As described briefly above, the motherboard 2 utilizes a system bus to interconnect the various hardware components. The system bus utilized by the storage server computer 2 provides a two-way communication path for all components connected to it. As discussed briefly above, the system memory in the storage server computer 2 may include a RAM 18 and a ROM 16. The ROM 16 may store a basic input/output system or Extensible Firmware Interface (“EFI”) compatible firmware that includes program code containing the basic routines that help to transfer information between elements within the storage server computer 2. As also described briefly above, the Ethernet controller 14 may be capable of connecting the local storage server computer 2 to the initiators 8A-8D via a network. Connections which may be made by the network adapter may include local area network LAN or WAN connections. LAN and WAN networking environments are commonplace in offices, enterprise-wide computer networks, intranets, and the Internet. The CPUs 12A-12B utilized by the storage server computer 2 are standard central processing units that perform the arithmetic and logical operations necessary for the operation of the storage server computer 2. CPUs are well-known in the art, and therefore not described in further detail herein. A graphics adapter may or may not be utilized within the storage server computer 2 that enables the display of video data (i.e., text and/or graphics) on a display unit.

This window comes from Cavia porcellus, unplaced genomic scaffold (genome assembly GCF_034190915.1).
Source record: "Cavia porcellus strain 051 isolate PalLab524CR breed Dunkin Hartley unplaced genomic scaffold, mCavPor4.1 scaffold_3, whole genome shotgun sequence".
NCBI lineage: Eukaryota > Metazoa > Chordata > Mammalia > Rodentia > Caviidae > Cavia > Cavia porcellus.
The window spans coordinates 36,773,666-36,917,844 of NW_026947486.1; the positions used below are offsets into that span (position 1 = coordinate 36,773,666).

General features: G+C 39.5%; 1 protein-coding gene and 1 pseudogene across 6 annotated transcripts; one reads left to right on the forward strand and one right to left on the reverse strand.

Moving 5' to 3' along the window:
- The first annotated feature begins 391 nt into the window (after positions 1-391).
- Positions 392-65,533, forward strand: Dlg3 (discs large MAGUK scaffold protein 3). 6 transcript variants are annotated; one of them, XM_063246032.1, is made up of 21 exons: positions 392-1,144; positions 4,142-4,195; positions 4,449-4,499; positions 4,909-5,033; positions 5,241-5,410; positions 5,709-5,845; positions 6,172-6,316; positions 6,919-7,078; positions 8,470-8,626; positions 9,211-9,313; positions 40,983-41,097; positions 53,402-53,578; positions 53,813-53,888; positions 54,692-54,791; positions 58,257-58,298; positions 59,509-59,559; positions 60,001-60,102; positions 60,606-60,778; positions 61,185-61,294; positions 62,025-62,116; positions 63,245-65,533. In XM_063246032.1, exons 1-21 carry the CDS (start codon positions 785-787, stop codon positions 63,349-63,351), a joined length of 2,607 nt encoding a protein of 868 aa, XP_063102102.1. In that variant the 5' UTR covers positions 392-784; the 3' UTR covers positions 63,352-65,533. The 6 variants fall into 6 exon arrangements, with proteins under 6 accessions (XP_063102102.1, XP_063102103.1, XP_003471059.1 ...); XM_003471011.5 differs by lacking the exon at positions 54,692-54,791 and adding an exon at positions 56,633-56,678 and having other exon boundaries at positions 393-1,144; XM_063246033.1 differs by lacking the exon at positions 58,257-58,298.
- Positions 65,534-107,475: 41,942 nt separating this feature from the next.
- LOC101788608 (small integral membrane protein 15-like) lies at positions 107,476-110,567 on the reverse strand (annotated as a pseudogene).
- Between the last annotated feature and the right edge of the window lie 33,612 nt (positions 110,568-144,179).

As shown in
The mass storage devices and their associated computer-readable media, provide non-volatile storage for the storage server computer 2. Although the description of computer-readable media contained herein refers to a mass storage device, such as a hard disk or CD-ROM drive, it should be appreciated by those skilled in the art that computer-readable media can be any available media that can be accessed by the local storage server. By way of example, and not limitation, computer-readable media may comprise computer storage media and communication media. Computer storage media includes volatile and non-volatile, removable and non-removable media implemented in any method or technology for storage of information such as computer-readable instructions, data structures, program modules or other data. Computer storage media includes, but is not limited to, RAM, ROM, EPROM, EEPROM, flash memory or other solid state memory technology, CD-ROM, DVD, or other optical storage, magnetic cassettes, magnetic tape, magnetic disk storage or other magnetic storage devices, or any other medium which can be used to store the desired information and which can be accessed by the computer.